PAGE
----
The author died earlier this year. She was able to view proofs of the work, though her illness prevented her from making any corrections herself. Fortunately, several people stepped in, contributing substantially to the checking of the Pinyin and other aspects of the work. I’d like especially to thank the following people: David W. Goodrich, Jiao Liwei, Kuo Hsin-chun, Melvin Lee, and Victor H. Mair. Any errors found in the book should be considered my own.

Please report any divergences from the Pinyin orthography established by Yin Binyong and the spellings used in the ABC Chinese-English Comprehensive Dictionary (Zhang was, after all, one of the associate editors of that massive work) to me. I’ve made very few intentional departures from those.

Please note that the use of “d” (where most authors would use “de”) is intentional. This is not a bug but a feature, something I came to understand better the more time I spent with this text. The use of “d” is explained in the second introductory letter (Liǎng Fēng Gěi Biānzhě d Xìn: 2).

a brief list of some romanization-related books

Thu, 08/26/2010 - 09:31

My good friend Jim, known to many through his blogs Beijing Boyce (the guide to the bars of Beijing — and lots of restaurants there as well) and Grape Wall of China (for China’s wine scene), has a new site focusing on books about or touching upon China.

He asked me to contribute my list of the top five romanization-related books in English. I cheated some, such as by leaving out Palmer’s The Principles of Romanization, with Special Reference to the Romanization of Japanese, which is difficult to find, somewhat outdated, and doesn’t focus much on Sinitic languages; and by including other works primarily in romanized Mandarin.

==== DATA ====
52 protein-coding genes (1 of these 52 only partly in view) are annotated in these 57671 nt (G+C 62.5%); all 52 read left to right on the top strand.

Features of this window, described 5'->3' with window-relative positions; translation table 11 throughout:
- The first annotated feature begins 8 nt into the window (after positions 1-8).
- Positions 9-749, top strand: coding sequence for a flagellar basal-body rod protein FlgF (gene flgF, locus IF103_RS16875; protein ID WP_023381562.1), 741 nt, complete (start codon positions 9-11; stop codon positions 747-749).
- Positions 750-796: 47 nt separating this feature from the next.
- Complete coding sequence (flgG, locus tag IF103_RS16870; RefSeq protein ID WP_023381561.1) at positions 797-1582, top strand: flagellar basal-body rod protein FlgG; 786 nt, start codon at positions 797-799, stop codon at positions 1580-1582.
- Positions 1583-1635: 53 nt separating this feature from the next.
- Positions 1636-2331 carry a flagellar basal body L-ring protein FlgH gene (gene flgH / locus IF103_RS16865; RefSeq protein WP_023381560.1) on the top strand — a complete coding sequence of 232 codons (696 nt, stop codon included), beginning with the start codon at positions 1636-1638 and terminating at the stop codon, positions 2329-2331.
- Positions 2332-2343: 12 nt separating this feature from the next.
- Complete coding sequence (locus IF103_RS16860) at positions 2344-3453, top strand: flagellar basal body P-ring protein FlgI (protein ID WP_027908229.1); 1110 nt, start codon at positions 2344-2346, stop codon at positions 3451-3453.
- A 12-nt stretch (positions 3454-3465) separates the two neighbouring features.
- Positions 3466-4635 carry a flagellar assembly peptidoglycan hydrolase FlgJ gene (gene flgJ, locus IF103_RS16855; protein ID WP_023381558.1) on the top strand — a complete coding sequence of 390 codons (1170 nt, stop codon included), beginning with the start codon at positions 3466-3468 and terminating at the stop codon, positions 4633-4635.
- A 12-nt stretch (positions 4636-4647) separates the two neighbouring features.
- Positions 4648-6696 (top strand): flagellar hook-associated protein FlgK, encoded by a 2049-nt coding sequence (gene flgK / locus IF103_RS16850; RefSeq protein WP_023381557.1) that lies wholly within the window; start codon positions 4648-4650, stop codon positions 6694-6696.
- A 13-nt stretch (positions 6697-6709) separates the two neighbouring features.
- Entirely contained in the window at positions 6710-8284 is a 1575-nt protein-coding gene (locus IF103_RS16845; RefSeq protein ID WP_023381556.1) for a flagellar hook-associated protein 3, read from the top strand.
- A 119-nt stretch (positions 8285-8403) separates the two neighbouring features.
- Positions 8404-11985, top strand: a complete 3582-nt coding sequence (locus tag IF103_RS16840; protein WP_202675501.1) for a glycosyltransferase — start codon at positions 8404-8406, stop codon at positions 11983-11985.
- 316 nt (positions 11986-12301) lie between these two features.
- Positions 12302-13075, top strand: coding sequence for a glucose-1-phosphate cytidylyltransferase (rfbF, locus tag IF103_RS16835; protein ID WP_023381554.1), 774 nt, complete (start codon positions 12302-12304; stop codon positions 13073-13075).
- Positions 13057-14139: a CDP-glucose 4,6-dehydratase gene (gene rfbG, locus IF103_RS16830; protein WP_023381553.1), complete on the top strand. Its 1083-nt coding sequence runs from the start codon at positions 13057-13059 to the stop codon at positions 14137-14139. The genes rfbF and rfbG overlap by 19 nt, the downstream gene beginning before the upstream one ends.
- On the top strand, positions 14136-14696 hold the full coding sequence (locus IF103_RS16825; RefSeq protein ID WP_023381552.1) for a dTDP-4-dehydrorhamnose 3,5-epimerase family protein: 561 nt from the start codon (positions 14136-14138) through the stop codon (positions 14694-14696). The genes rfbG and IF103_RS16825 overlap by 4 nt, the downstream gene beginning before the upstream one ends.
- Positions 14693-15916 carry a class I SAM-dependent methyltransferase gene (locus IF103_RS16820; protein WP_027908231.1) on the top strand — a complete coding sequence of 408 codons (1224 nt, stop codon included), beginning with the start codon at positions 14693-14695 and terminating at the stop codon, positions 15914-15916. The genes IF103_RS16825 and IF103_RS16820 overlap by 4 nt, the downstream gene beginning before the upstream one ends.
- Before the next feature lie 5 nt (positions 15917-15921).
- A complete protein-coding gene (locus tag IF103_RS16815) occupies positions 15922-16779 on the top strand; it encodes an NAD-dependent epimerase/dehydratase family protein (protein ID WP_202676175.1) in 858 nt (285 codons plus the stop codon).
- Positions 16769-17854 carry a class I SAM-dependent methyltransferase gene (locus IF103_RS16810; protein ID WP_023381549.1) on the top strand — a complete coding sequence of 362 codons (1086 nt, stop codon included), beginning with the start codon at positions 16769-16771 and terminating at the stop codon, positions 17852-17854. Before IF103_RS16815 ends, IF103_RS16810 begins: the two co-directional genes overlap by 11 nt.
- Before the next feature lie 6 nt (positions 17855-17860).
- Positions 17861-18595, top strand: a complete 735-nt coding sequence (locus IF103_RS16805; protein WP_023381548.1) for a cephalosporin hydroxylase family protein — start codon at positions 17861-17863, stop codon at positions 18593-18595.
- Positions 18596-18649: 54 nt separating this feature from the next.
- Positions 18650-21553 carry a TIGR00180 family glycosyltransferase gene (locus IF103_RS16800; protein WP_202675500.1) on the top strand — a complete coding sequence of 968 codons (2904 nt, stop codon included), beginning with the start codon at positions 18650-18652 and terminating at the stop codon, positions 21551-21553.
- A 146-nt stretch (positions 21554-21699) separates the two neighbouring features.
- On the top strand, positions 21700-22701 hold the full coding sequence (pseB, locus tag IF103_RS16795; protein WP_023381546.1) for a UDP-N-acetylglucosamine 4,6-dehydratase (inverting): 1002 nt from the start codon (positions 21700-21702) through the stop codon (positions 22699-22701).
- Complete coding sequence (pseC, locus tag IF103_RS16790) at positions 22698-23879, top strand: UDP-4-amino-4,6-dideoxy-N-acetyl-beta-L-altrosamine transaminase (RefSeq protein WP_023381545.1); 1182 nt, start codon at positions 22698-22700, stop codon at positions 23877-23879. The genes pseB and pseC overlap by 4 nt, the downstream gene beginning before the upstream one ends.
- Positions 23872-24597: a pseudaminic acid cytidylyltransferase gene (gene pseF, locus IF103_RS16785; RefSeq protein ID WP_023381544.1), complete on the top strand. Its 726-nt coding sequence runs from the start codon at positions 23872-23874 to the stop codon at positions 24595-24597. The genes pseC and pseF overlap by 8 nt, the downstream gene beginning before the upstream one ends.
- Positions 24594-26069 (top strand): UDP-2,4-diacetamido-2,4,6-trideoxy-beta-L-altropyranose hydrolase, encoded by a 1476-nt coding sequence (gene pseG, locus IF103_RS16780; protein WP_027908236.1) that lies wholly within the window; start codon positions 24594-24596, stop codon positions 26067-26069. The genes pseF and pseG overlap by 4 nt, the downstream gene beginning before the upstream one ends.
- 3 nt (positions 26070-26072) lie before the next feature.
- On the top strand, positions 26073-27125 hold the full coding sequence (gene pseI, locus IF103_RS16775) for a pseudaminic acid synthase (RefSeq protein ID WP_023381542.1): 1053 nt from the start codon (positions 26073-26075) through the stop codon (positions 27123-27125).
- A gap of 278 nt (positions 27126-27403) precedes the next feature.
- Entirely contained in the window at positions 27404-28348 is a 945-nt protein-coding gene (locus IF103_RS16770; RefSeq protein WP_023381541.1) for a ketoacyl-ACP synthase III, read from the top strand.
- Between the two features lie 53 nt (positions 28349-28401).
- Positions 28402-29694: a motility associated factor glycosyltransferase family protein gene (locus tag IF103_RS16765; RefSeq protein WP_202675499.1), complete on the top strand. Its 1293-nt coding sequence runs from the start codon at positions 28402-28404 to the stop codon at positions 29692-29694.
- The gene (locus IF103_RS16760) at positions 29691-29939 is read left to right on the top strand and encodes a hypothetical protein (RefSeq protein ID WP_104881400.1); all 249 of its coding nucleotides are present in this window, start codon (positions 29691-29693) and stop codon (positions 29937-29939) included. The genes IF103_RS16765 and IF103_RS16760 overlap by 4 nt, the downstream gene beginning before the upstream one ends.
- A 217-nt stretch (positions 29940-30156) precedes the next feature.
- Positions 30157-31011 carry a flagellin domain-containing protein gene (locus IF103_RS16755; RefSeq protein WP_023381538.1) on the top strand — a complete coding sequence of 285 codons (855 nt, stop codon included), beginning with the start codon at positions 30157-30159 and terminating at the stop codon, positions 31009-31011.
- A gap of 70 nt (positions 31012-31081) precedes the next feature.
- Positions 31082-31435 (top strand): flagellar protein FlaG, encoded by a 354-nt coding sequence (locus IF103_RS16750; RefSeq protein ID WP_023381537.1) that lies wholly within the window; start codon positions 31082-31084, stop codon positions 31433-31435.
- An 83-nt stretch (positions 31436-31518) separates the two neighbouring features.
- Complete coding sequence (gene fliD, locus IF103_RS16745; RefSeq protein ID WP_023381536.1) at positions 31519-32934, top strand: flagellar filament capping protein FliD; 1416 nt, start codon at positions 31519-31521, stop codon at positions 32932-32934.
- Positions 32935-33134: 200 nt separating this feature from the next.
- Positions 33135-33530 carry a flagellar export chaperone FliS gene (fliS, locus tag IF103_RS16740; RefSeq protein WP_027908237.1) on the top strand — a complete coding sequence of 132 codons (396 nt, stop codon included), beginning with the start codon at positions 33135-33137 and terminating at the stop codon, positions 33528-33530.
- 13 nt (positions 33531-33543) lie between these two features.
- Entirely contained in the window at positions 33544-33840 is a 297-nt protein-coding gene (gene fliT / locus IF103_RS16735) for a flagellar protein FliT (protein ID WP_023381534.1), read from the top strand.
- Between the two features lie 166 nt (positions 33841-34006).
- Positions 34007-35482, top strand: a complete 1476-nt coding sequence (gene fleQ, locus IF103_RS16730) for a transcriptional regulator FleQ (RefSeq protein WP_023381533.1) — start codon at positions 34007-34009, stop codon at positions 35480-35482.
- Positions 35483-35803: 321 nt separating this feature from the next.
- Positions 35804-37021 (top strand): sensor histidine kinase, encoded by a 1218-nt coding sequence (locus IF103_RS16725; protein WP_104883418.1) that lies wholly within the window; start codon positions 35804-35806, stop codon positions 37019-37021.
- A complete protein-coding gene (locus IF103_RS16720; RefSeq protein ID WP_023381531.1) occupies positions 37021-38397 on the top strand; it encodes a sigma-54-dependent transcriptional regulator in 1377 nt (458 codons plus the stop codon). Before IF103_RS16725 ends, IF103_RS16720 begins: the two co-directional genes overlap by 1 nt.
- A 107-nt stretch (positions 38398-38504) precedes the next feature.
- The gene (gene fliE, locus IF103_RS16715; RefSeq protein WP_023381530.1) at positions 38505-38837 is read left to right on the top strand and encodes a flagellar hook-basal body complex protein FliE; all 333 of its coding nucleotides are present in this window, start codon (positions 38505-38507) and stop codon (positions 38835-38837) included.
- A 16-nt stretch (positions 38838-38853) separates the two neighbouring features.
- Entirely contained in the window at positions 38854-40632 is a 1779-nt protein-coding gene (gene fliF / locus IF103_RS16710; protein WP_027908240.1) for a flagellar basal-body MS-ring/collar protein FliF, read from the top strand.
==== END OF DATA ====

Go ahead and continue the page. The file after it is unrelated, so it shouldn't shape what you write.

But it’s a start.

To see my list and lots of others, go to China Book Bites (a.k.a. Chuānchuànr).

roots of the stone lions story

Fri, 08/20/2010 - 03:35

The tongue-twisting tale of Mr. Shi, the poet who likes to eat lions (better known as the story that goes Shi shi shi shi shi… — see section 3 of that page), is often reproduced — though usually by people who misunderstand its meaning. (It is not an argument against romanization.)

I haven’t been able yet to track down just when and where Y.R. Chao (Zhao Yuanren / Zhào Yuánrèn / 趙元任) first published this. But what is particularly interesting, at least to me, is that this — probably the most widely known thing Chao ever wrote, outside the musical realm at least — is not entirely original to him but was inspired by another shi-story … by Chao’s roommate at Cornell.

Here’s an excerpt from “The Problem of the Chinese Language,” which Chao wrote in 1916.

I agree with Mr. Hu [Shih], therefore that living words are not intrinsically vulgar and that we should use them in writing. Secondly, whether we write with characters or with letters, we should use sounds that are at least auditorily intelligible. Differences between the spoken and the written languages do, and ought to exist in all languages, but the two must not be separated by a chasm. A poem must be recitable, an oration must be deliverable, not to oneself, but to others. I wager that if a poem is read aloud to a hundred educated persons of the same dialect as the reader, unless it is on a hackneyed them with hackneyed phrases, it will not be understood by more ears than one can count on his fingers — two ears to a person.

With one syllable shi and four variations of tones in northern mandarin, one can write a whole story. The example in 石1室1詩1士3史2氏3,嗜3豕2,失3仕3,誓3食1十1獅1。獅1似3嗜3虱1,史2氏3設1寺3,恃3師1勢3,使3施3氏3拾1獅1屍1。俟3食1時1,始2識1世3事3。史2使2侍3逝3適1市3,視3施3氏3。試3釋1是3事3…… was written by Mr. M. T. Hu. (Similar homonymic passages can be constructed in other dialects.) If we paraphrase it as in 石頭房子裏的詩翁,姓史的,愛吃豬肉,云云, we shall notice two points. First, the auditorily intelligible form has polysyllabic words for single ideas. Secondly, it uses better sounding syllables. Sin3 for surname, ai3 for like, chu1 for swine, are both more pleasant and less ambiguous than shi. Such spoken words as hao2 (good), men1 (door), yao3 (want), in their proper tones have no other common words of the same sound. This polysyllabism and the choice of sounds are the results of natural selection of speech sounds according to their survival value.